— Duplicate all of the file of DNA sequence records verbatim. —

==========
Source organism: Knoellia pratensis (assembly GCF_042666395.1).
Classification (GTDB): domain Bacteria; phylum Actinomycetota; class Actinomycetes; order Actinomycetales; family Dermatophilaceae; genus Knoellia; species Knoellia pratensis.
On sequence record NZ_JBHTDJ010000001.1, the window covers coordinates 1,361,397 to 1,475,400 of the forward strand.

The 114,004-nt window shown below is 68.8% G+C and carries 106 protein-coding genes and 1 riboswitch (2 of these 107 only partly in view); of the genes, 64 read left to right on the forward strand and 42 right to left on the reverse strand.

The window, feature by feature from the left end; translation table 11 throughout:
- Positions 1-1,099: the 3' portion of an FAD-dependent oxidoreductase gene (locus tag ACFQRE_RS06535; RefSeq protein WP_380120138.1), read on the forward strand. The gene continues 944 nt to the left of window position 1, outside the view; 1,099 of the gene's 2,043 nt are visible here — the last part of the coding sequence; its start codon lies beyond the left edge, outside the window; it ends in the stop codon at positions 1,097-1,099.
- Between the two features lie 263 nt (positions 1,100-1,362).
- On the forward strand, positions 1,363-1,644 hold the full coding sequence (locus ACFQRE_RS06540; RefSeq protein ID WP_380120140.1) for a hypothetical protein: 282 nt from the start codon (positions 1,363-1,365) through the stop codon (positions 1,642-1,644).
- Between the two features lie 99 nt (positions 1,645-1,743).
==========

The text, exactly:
Source organism: Knoellia pratensis (assembly GCF_042666395.1).
Classification (GTDB): domain Bacteria; phylum Actinomycetota; class Actinomycetes; order Actinomycetales; family Dermatophilaceae; genus Knoellia; species Knoellia pratensis.
On sequence record NZ_JBHTDJ010000001.1, the window covers coordinates 1,361,397 to 1,475,400 of the forward strand.

The 114,004-nt window shown below is 68.8% G+C and carries 106 protein-coding genes and 1 riboswitch (2 of these 107 only partly in view); of the genes, 64 read left to right on the forward strand and 42 right to left on the reverse strand.

The window, feature by feature from the left end; translation table 11 throughout:
- Positions 1-1,099: the 3' portion of an FAD-dependent oxidoreductase gene (locus tag ACFQRE_RS06535; RefSeq protein WP_380120138.1), read on the forward strand. The gene continues 944 nt to the left of window position 1, outside the view; 1,099 of the gene's 2,043 nt are visible here — the last part of the coding sequence; its start codon lies beyond the left edge, outside the window; it ends in the stop codon at positions 1,097-1,099.
- Between the two features lie 263 nt (positions 1,100-1,362).
- On the forward strand, positions 1,363-1,644 hold the full coding sequence (locus ACFQRE_RS06540; RefSeq protein ID WP_380120140.1) for a hypothetical protein: 282 nt from the start codon (positions 1,363-1,365) through the stop codon (positions 1,642-1,644).
- Between the two features lie 99 nt (positions 1,645-1,743).